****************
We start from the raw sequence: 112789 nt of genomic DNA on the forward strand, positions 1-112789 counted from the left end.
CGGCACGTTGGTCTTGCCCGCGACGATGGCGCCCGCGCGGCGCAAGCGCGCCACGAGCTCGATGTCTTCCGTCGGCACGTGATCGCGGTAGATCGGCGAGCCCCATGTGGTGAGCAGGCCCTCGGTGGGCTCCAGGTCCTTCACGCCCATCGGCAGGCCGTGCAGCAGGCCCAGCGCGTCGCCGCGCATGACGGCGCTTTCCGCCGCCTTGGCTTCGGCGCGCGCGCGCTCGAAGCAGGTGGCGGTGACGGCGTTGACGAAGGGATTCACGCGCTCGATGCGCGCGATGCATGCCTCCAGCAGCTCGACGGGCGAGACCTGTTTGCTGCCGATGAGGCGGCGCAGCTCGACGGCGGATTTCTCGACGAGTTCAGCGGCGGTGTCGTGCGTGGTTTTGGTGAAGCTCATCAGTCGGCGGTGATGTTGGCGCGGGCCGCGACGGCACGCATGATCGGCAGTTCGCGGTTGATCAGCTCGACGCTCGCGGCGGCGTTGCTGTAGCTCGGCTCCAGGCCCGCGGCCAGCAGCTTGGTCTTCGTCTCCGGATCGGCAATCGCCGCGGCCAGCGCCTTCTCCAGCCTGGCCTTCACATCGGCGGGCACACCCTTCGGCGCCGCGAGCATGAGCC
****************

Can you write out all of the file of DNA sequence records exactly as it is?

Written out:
We start from the raw sequence: 112789 nt of genomic DNA on the forward strand, positions 1-112789 counted from the left end.
CGGCACGTTGGTCTTGCCCGCGACGATGGCGCCCGCGCGGCGCAAGCGCGCCACGAGCTCGATGTCTTCCGTCGGCACGTGATCGCGGTAGATCGGCGAGCCCCATGTGGTGAGCAGGCCCTCGGTGGGCTCCAGGTCCTTCACGCCCATCGGCAGGCCGTGCAGCAGGCCCAGCGCGTCGCCGCGCATGACGGCGCTTTCCGCCGCCTTGGCTTCGGCGCGCGCGCGCTCGAAGCAGGTGGCGGTGACGGCGTTGACGAAGGGATTCACGCGCTCGATGCGCGCGATGCATGCCTCCAGCAGCTCGACGGGCGAGACCTGTTTGCTGCCGATGAGGCGGCGCAGCTCGACGGCGGATTTCTCGACGAGTTCAGCGGCGGTGTCGTGCGTGGTTTTGGTGAAGCTCATCAGTCGGCGGTGATGTTGGCGCGGGCCGCGACGGCACGCATGATCGGCAGTTCGCGGTTGATCAGCTCGACGCTCGCGGCGGCGTTGCTGTAGCTCGGCTCCAGGCCCGCGGCCAGCAGCTTGGTCTTCGTCTCCGGATCGGCAATCGCCGCGGCCAGCGCCTTCTCCAGCCTGGCCTTCACATCGGCGGGCACACCCTTCGGCGCCGCGAGCATGAGCC